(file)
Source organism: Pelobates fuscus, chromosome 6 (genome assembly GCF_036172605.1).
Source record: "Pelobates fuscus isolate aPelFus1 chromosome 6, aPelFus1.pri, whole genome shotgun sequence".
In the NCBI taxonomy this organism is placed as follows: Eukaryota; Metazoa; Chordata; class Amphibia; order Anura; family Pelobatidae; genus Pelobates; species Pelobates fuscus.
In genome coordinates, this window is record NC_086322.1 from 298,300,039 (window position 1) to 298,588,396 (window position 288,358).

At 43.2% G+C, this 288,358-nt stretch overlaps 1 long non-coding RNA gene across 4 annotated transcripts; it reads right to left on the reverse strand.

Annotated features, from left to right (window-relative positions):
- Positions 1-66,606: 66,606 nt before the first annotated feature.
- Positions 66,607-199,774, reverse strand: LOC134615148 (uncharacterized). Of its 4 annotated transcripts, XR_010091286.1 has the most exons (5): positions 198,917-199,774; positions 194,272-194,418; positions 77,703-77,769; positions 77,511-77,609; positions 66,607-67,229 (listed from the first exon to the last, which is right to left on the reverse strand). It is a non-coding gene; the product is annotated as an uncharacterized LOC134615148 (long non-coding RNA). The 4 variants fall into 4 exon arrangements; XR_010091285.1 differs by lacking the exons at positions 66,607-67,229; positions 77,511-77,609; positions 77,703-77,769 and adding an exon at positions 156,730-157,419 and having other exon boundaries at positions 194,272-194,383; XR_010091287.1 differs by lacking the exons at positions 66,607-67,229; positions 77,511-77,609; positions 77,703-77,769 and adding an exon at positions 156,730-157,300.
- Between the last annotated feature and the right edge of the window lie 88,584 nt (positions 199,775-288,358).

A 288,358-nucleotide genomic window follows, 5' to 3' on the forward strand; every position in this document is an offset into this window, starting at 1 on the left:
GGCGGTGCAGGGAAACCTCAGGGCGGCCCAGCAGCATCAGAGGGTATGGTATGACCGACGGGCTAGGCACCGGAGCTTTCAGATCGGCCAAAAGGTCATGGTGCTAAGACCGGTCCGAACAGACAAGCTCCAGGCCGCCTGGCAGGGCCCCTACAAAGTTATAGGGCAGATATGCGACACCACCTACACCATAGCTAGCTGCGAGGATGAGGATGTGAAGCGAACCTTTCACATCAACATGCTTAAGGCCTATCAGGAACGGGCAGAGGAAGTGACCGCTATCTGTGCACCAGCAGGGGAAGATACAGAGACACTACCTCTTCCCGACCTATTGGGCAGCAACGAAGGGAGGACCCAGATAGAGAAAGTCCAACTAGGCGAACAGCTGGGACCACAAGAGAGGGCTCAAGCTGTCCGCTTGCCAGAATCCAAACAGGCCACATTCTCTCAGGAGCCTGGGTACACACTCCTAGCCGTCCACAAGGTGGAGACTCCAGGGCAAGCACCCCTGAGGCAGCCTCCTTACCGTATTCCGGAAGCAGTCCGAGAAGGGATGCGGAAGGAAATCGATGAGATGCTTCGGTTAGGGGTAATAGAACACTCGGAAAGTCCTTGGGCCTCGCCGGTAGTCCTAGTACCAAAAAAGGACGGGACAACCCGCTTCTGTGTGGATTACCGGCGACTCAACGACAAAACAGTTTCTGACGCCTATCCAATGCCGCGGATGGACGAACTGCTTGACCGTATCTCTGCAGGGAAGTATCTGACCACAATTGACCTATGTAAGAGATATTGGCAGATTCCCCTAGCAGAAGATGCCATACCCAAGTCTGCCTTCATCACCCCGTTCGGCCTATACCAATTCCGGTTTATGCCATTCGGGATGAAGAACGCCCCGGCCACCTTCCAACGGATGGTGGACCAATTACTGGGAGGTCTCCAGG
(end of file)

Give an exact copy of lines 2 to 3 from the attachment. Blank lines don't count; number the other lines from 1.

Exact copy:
Source record: "Pelobates fuscus isolate aPelFus1 chromosome 6, aPelFus1.pri, whole genome shotgun sequence".
In the NCBI taxonomy this organism is placed as follows: Eukaryota; Metazoa; Chordata; class Amphibia; order Anura; family Pelobatidae; genus Pelobates; species Pelobates fuscus.